Roger Ebert, America's Movie Critic, Dead at 70 After Battle With Cancer

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Roger Ebert's Battle with Cancer

Ebert's first bout with cancer began in 2002, when he was diagnosed with papillary thyroid cancer. Though doctors successfully removed the cancer in 2003, he later underwent surgery for cancer in his salivary gland. The four-week radiation treatment that followed that surgery altered his voice slightly.

More surgery came in 2006 at age 64. That procedure removed additional cancerous tissue near his right jaw, which included removing a section of jaw bone. The result left Ebert unable to speak, eat or drink. He later admitted to fans that he was forced to use a feeding tube.

"In earlier years I would have found this idea horrifying," he wrote in his journal for the Chicago Sun-Times. "Not so much now that I need it to stay alive."

RELATED: Roger Ebert's Candidness With Cancer a 'Role Model' for Other Patients

Though he lost his voice in a 2006 surgery, Ebert continued to be a prolific writer. His film column still appeared regularly in The Chicago Sun-Times and his reviews were syndicated in more than 200 newspapers worldwide. He also presided over a blog, rogerebert.com, which was packed daily with news, reviews and attracted a large following.

After a series of surgeries and painful recovery, in 2010 Ebert mused about death, writing, in part, "I know it is coming, and I do not fear it, because I believe there is nothing on the other side of death to fear."

He added, "What I am grateful for is the gift of intelligence, and for life, love, wonder, and laughter. You can't say it wasn't interesting."

Ebert is survived by his wife, Chaz, who today remembered him as "a beloved husband, stepfather to Sonia and Jay, and grandfather to Raven, Emil, Mark and Joseph.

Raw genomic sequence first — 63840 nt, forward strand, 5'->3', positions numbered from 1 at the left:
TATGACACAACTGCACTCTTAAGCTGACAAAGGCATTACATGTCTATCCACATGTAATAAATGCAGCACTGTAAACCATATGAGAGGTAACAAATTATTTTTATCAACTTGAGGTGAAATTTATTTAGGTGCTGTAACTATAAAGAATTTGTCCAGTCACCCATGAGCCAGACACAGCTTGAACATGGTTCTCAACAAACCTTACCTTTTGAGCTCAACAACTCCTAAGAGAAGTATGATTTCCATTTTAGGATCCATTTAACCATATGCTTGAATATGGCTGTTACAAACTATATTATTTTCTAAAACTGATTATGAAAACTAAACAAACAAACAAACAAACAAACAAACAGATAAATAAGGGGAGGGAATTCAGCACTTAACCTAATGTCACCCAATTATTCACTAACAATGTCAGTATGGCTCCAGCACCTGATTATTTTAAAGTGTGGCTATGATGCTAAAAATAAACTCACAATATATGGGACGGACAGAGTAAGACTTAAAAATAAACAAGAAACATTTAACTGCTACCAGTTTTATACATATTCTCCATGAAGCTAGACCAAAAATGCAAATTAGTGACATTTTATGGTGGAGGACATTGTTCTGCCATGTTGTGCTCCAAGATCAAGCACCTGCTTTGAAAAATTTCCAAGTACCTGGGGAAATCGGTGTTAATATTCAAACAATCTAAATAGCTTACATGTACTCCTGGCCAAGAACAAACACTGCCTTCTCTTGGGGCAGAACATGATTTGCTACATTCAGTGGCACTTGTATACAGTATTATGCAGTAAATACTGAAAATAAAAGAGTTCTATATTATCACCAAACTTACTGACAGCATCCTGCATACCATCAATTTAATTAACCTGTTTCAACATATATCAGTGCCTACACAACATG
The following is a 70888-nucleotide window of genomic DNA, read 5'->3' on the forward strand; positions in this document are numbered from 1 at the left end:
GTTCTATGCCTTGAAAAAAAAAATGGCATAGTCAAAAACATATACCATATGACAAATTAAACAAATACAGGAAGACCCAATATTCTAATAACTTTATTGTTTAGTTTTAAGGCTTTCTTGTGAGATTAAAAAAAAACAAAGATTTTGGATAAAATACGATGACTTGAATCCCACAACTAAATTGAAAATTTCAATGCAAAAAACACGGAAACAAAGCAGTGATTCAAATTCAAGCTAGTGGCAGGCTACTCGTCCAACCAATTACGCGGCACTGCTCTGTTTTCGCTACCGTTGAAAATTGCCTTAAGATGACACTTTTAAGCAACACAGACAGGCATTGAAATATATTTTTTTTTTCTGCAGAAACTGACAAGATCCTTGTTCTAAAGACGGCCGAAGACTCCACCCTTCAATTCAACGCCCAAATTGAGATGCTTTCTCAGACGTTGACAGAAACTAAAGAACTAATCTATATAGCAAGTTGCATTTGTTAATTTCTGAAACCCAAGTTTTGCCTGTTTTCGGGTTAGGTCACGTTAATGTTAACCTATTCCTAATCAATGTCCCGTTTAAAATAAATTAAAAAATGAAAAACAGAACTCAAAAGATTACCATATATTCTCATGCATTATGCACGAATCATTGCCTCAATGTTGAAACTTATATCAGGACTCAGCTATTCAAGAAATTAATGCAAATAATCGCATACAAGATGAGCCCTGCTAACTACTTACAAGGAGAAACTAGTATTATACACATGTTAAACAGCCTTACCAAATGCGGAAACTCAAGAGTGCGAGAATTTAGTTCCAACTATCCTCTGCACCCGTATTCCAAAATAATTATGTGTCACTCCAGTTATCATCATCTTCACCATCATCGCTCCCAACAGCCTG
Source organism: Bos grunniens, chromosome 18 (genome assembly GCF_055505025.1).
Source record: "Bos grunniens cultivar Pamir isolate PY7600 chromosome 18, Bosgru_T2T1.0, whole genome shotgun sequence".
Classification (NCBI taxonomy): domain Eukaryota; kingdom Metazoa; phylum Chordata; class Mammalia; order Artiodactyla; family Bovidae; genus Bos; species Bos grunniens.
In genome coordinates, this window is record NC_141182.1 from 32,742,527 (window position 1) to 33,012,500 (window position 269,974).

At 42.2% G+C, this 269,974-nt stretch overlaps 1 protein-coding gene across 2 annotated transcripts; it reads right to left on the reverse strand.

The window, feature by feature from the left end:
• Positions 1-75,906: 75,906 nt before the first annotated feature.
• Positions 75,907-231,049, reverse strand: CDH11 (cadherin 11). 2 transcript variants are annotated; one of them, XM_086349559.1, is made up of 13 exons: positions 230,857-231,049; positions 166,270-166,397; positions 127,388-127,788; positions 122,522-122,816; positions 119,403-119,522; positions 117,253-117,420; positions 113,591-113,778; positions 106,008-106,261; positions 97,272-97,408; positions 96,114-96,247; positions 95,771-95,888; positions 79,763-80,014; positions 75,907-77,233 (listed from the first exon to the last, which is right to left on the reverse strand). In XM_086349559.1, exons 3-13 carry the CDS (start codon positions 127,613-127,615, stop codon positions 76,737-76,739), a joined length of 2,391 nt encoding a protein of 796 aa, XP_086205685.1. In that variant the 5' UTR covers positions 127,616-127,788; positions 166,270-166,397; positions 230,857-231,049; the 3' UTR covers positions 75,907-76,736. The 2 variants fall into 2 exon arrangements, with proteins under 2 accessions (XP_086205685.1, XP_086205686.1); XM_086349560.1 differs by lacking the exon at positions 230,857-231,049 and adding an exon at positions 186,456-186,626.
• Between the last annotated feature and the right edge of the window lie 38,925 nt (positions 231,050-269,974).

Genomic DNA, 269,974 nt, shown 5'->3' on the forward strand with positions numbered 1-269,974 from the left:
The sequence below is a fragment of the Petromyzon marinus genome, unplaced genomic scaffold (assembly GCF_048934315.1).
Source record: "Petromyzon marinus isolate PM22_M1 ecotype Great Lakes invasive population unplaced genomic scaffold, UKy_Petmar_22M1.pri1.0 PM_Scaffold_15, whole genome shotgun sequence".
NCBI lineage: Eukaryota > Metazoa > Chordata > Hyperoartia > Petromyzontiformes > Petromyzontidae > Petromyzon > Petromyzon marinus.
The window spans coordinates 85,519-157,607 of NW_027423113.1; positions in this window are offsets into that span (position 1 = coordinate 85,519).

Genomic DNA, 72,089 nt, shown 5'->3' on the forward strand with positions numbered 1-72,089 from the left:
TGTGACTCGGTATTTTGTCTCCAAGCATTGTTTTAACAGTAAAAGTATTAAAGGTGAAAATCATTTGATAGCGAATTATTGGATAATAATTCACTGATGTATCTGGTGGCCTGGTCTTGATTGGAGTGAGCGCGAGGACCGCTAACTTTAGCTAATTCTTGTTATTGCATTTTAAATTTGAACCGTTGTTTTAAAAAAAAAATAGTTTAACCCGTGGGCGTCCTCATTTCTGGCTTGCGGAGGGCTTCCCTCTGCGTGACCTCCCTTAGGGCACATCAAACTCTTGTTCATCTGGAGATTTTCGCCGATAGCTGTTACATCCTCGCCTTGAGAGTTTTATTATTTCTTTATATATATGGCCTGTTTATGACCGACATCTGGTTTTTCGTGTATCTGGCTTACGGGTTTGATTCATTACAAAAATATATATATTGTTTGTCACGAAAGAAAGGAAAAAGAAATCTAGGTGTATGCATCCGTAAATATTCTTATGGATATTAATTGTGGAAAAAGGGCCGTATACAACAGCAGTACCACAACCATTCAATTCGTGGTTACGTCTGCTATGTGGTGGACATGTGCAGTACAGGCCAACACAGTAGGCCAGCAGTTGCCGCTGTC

"Just yesterday," she wrote in her statement to ABC News, "he was saying how his grandchildren were 'the best things in my life.' He was happy and radiating satisfaction over the outpouring of responses to his blog about his 46th year as a film critic. But he was also getting tired of his fight with cancer, and said if this takes him, he has lived a great and full life.

"I am devastated by the loss of my love, Roger -- my husband, my friend, my confidante and oh-so-brilliant partner of over 20 years," she said. "He fought a courageous fight. I've lost the love of my life and the world has lost a visionary and a creative and generous spirit who touched so many people all over the world. We had a lovely, lovely life together, more beautiful and epic than a movie. It had its highs and the lows, but was always experienced with good humor, grace and a deep abiding love for each other."

In his memoir, Ebert wrote of the deep love of his marriage.

"She continues to make my life possible, and her presence fills me with love and a deep security," he wrote in the book. "That's what a marriage is for. Now I know."

ABC News' Michael S. James and Lesley Messer contributed to this report.

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